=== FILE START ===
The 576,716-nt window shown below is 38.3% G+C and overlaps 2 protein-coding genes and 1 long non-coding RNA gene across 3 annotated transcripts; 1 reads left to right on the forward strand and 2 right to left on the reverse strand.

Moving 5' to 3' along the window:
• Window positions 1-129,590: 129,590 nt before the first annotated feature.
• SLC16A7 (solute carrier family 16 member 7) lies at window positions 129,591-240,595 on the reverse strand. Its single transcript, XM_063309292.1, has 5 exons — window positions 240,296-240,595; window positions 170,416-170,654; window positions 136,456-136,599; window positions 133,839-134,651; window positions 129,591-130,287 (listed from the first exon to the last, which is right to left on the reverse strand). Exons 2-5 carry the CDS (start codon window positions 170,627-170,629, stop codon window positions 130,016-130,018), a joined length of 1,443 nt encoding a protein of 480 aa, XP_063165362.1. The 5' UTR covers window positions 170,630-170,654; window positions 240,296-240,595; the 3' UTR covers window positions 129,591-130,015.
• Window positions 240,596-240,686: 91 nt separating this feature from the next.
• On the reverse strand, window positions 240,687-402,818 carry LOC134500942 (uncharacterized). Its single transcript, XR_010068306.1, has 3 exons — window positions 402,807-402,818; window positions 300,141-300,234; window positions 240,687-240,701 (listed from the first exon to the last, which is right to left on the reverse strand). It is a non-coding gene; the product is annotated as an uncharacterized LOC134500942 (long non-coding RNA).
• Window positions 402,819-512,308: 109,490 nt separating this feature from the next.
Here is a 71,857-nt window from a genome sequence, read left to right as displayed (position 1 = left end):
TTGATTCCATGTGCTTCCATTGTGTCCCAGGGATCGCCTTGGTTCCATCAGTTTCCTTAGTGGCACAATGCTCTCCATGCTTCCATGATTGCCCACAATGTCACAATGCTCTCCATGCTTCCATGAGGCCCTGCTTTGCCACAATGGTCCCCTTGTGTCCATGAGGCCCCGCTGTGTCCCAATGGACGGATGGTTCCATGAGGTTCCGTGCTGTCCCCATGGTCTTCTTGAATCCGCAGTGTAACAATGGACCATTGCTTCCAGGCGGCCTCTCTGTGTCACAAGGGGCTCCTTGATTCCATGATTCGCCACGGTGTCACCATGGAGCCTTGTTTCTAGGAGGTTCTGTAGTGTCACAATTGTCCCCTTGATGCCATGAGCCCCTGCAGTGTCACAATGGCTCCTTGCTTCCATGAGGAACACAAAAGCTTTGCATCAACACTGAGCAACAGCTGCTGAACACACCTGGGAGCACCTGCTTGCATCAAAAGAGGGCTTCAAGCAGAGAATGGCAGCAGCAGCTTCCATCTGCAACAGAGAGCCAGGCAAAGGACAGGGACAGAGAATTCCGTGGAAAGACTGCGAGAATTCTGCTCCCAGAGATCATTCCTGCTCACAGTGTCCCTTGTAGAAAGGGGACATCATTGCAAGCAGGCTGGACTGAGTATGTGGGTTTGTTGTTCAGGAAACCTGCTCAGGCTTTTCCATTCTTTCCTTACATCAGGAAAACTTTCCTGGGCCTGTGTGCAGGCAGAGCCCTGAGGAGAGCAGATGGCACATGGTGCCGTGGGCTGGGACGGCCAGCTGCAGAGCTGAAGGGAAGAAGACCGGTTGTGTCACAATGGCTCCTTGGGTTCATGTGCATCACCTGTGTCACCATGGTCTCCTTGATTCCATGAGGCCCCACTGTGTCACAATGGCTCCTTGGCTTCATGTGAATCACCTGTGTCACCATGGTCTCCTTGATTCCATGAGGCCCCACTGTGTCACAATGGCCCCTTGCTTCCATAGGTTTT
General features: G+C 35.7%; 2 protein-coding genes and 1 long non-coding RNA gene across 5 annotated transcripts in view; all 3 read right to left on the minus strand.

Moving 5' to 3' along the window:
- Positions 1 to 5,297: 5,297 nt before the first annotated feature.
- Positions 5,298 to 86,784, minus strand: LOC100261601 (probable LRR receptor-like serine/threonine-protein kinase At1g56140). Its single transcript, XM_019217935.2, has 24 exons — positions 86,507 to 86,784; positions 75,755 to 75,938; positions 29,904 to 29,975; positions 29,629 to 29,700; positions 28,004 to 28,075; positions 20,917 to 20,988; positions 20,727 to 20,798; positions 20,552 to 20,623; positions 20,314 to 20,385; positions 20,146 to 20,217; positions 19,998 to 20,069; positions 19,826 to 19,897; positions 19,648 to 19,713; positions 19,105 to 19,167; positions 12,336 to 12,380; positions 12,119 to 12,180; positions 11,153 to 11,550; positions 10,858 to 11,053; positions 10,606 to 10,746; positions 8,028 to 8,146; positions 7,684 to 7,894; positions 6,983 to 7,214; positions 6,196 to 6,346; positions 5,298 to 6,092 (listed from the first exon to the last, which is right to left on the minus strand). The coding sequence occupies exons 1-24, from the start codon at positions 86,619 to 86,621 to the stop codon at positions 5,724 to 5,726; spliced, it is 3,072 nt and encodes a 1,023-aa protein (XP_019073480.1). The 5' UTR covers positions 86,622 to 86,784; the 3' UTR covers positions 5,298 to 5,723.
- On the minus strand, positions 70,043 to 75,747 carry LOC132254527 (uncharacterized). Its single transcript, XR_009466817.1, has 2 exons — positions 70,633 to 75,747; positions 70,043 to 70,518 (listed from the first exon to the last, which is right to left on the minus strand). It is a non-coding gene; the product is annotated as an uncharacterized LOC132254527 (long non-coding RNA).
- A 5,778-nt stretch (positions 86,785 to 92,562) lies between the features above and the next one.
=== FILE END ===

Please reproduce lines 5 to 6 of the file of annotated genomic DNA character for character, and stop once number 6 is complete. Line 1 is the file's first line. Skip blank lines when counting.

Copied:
• Window positions 240,596-240,686: 91 nt separating this feature from the next.
• On the reverse strand, window positions 240,687-402,818 carry LOC134500942 (uncharacterized). Its single transcript, XR_010068306.1, has 3 exons — window positions 402,807-402,818; window positions 300,141-300,234; window positions 240,687-240,701 (listed from the first exon to the last, which is right to left on the reverse strand). It is a non-coding gene; the product is annotated as an uncharacterized LOC134500942 (long non-coding RNA).